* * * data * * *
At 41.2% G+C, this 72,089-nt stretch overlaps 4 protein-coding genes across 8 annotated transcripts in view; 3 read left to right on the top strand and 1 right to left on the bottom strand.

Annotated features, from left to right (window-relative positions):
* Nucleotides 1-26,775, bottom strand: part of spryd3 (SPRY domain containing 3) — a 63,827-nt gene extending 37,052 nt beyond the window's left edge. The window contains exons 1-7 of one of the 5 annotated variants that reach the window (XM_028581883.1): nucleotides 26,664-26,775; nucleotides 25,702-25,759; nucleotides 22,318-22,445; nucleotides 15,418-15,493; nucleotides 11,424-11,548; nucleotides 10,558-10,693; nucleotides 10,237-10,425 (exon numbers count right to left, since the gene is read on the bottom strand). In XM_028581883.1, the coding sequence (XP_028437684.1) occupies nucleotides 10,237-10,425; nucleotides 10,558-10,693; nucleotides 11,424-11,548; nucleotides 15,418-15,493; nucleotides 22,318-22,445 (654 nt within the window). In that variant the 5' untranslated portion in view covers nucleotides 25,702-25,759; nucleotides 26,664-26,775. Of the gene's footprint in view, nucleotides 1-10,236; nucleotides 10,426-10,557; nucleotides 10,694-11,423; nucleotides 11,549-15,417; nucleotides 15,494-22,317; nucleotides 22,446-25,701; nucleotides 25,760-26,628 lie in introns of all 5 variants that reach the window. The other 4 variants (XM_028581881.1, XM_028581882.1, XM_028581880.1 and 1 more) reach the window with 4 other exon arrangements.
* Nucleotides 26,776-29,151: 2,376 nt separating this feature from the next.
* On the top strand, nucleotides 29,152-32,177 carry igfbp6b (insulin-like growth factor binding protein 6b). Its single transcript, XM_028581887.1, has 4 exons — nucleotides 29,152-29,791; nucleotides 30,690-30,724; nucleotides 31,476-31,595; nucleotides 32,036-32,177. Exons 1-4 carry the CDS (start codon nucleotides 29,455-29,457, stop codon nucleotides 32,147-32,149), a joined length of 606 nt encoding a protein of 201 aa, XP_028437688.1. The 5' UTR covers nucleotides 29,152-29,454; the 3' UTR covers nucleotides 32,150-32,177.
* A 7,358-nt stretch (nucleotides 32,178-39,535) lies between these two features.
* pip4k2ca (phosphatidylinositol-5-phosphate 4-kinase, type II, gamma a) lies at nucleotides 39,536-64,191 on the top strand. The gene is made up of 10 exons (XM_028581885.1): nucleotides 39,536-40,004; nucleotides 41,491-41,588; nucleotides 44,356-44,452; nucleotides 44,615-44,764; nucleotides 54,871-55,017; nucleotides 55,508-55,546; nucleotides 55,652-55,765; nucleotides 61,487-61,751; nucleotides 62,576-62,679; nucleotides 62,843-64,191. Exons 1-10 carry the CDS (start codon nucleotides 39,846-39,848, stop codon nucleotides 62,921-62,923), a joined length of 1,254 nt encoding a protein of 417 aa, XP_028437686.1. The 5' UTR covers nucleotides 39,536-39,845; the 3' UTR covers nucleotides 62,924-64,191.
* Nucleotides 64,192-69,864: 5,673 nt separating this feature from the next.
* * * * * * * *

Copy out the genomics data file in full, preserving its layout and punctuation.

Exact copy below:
At 41.2% G+C, this 72,089-nt stretch overlaps 4 protein-coding genes across 8 annotated transcripts in view; 3 read left to right on the top strand and 1 right to left on the bottom strand.

Annotated features, from left to right (window-relative positions):
* Nucleotides 1-26,775, bottom strand: part of spryd3 (SPRY domain containing 3) — a 63,827-nt gene extending 37,052 nt beyond the window's left edge. The window contains exons 1-7 of one of the 5 annotated variants that reach the window (XM_028581883.1): nucleotides 26,664-26,775; nucleotides 25,702-25,759; nucleotides 22,318-22,445; nucleotides 15,418-15,493; nucleotides 11,424-11,548; nucleotides 10,558-10,693; nucleotides 10,237-10,425 (exon numbers count right to left, since the gene is read on the bottom strand). In XM_028581883.1, the coding sequence (XP_028437684.1) occupies nucleotides 10,237-10,425; nucleotides 10,558-10,693; nucleotides 11,424-11,548; nucleotides 15,418-15,493; nucleotides 22,318-22,445 (654 nt within the window). In that variant the 5' untranslated portion in view covers nucleotides 25,702-25,759; nucleotides 26,664-26,775. Of the gene's footprint in view, nucleotides 1-10,236; nucleotides 10,426-10,557; nucleotides 10,694-11,423; nucleotides 11,549-15,417; nucleotides 15,494-22,317; nucleotides 22,446-25,701; nucleotides 25,760-26,628 lie in introns of all 5 variants that reach the window. The other 4 variants (XM_028581881.1, XM_028581882.1, XM_028581880.1 and 1 more) reach the window with 4 other exon arrangements.
* Nucleotides 26,776-29,151: 2,376 nt separating this feature from the next.
* On the top strand, nucleotides 29,152-32,177 carry igfbp6b (insulin-like growth factor binding protein 6b). Its single transcript, XM_028581887.1, has 4 exons — nucleotides 29,152-29,791; nucleotides 30,690-30,724; nucleotides 31,476-31,595; nucleotides 32,036-32,177. Exons 1-4 carry the CDS (start codon nucleotides 29,455-29,457, stop codon nucleotides 32,147-32,149), a joined length of 606 nt encoding a protein of 201 aa, XP_028437688.1. The 5' UTR covers nucleotides 29,152-29,454; the 3' UTR covers nucleotides 32,150-32,177.
* A 7,358-nt stretch (nucleotides 32,178-39,535) lies between these two features.
* pip4k2ca (phosphatidylinositol-5-phosphate 4-kinase, type II, gamma a) lies at nucleotides 39,536-64,191 on the top strand. The gene is made up of 10 exons (XM_028581885.1): nucleotides 39,536-40,004; nucleotides 41,491-41,588; nucleotides 44,356-44,452; nucleotides 44,615-44,764; nucleotides 54,871-55,017; nucleotides 55,508-55,546; nucleotides 55,652-55,765; nucleotides 61,487-61,751; nucleotides 62,576-62,679; nucleotides 62,843-64,191. Exons 1-10 carry the CDS (start codon nucleotides 39,846-39,848, stop codon nucleotides 62,921-62,923), a joined length of 1,254 nt encoding a protein of 417 aa, XP_028437686.1. The 5' UTR covers nucleotides 39,536-39,845; the 3' UTR covers nucleotides 62,924-64,191.
* Nucleotides 64,192-69,864: 5,673 nt separating this feature from the next.